Internet privacy is important. Without it, internet users would have no way to know who is spying on them. With this repeal, the telecom giants will be free to take advantage of user browsing histories for advertising purposes. But what about the privacy of people who don't care? What do they gain from the repeal? The White House says that the repeal will create an "equal playing field" for internet users. So, should you use the internet?
While the FCC privacy rules could have strengthened online privacy and set a legal baseline for tech companies, they were weakened by the Republicans and Trump. Instead, they have decided that far-reaching data collection should be the norm. While you can always opt out of creepy stuff, the rollback will lower the importance of online privacy. This is a major blow for the privacy of Americans. However, it's not too late to fix the problems that the privacy law created.
The repeal will also limit the FCC's authority to regulate ISPs. Without a federal agency to police ISPs, the FCC cannot enforce its own rules. Without an effective agency to protect customers' privacy online, customers won't be protected from these pitfalls. But, if the government continues to enact more regulations, consumers can expect even more. With the repeal, we'll never know whether the FCC will ever act on these issues.
The FCC's decision to rollback the Obama-era internet plan has been widely criticized. Privacy advocates have criticized the repeal bill for eliminating the consent requirement for ISPs. Without consent, ISPs would be free to collect user data and sell it to advertisers. They could use this information to target ads to your location and influence your political views. In the end, the repeal bill is a defeat for consumers and privacy advocates.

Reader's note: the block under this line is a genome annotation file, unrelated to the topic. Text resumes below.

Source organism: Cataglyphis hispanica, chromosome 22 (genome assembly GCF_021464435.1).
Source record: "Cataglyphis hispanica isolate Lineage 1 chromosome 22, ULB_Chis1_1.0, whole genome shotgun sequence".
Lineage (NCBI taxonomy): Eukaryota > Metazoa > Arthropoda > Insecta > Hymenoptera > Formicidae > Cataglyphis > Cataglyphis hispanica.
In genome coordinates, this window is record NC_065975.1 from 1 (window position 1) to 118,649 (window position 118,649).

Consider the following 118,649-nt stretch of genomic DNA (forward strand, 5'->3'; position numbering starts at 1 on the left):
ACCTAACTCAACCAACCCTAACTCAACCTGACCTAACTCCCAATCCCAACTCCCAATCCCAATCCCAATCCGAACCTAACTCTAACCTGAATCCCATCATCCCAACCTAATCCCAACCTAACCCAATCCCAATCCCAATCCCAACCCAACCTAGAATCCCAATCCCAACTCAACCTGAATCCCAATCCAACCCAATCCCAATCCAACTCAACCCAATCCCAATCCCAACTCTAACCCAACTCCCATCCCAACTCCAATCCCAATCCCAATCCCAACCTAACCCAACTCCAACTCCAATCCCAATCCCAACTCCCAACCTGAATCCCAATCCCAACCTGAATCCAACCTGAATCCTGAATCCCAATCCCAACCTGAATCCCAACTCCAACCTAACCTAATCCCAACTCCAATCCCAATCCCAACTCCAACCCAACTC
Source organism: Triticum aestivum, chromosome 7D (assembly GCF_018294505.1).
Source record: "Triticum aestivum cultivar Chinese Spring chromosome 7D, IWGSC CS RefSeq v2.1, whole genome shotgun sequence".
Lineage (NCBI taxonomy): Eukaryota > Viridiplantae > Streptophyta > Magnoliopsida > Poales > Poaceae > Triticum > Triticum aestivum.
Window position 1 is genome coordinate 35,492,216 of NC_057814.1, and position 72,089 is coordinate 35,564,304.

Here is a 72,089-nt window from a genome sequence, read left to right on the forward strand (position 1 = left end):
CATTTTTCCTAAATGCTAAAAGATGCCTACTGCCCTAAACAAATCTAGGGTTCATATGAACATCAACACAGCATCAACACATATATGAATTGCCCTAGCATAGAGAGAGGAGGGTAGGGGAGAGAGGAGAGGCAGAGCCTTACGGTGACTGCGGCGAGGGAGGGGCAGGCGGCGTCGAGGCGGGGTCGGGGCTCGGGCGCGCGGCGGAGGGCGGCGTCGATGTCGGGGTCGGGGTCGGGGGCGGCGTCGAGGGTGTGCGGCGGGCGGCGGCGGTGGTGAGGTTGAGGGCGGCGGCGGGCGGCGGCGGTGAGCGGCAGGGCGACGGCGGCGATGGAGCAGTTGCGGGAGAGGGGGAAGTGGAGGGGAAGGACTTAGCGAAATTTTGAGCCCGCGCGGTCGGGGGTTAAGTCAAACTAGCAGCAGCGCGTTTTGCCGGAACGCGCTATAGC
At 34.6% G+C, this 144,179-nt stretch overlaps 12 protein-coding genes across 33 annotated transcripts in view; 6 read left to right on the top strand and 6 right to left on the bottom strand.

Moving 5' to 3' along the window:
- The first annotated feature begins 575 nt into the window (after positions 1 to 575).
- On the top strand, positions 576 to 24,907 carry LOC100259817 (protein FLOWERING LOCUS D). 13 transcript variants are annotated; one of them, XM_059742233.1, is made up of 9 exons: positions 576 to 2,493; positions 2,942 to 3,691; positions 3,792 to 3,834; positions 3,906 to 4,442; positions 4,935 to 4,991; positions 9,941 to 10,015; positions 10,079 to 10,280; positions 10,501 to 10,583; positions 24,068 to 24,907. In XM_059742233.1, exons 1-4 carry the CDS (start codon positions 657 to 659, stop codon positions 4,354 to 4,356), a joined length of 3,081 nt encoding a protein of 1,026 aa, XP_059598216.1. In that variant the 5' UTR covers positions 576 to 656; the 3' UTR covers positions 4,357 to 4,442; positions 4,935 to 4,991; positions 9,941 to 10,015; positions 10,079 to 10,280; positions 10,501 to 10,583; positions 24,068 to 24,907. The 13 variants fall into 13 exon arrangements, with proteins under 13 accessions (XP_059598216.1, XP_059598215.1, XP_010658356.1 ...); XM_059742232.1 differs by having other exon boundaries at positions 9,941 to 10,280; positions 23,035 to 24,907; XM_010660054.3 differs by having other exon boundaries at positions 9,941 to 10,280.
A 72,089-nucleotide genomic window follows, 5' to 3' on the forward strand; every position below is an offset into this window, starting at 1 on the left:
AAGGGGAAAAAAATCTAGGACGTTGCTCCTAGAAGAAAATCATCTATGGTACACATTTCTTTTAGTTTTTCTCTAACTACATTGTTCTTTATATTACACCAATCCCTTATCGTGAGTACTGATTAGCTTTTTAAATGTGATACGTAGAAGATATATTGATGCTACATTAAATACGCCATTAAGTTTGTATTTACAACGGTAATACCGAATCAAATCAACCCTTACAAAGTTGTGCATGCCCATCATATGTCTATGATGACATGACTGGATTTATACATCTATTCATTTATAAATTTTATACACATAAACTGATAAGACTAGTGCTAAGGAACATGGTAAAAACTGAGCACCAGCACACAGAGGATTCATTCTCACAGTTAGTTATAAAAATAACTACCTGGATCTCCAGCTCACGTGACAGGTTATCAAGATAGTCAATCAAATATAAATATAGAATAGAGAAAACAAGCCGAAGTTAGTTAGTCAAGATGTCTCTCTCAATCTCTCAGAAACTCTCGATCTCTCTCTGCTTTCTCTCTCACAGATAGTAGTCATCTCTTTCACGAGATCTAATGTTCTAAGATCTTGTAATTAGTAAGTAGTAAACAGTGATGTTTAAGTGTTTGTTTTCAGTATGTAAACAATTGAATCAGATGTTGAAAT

The FCC has a history of violating consumer privacy laws and the bill will make it more difficult for people to trust internet service providers. The repeal will allow broadband companies to access customer information. While the FCC will be free to use this data, consumers will have little to fear. After all, they are already used to the FCC obtaining their personal data. They may not even be aware of the information. However, this does not mean that ISPs should be able to track their customers' browsing habits.
The internet privacy repeal will not be enough to protect consumers, however. It will only hurt small businesses and the elderly. This is not the end of the world, but the new law will still affect Internet users. It is time that all internet users take steps to protect their privacy. But there are still ways to protect your online identity. You should make sure your ISP does not sell your personal information. And don't let your ISP collect your personal information.
In addition to repealing the FCC's rules on online privacy, the repeal also allows Internet Service 911 proxy to sell their customer data. Many ISPs have already stated that they will not sell customers' personal web browsing history, but they are arguing that the law was confusing for consumers. The repeal has been criticized by consumer advocacy groups, and the companies have argued that it is not the best thing for their customers.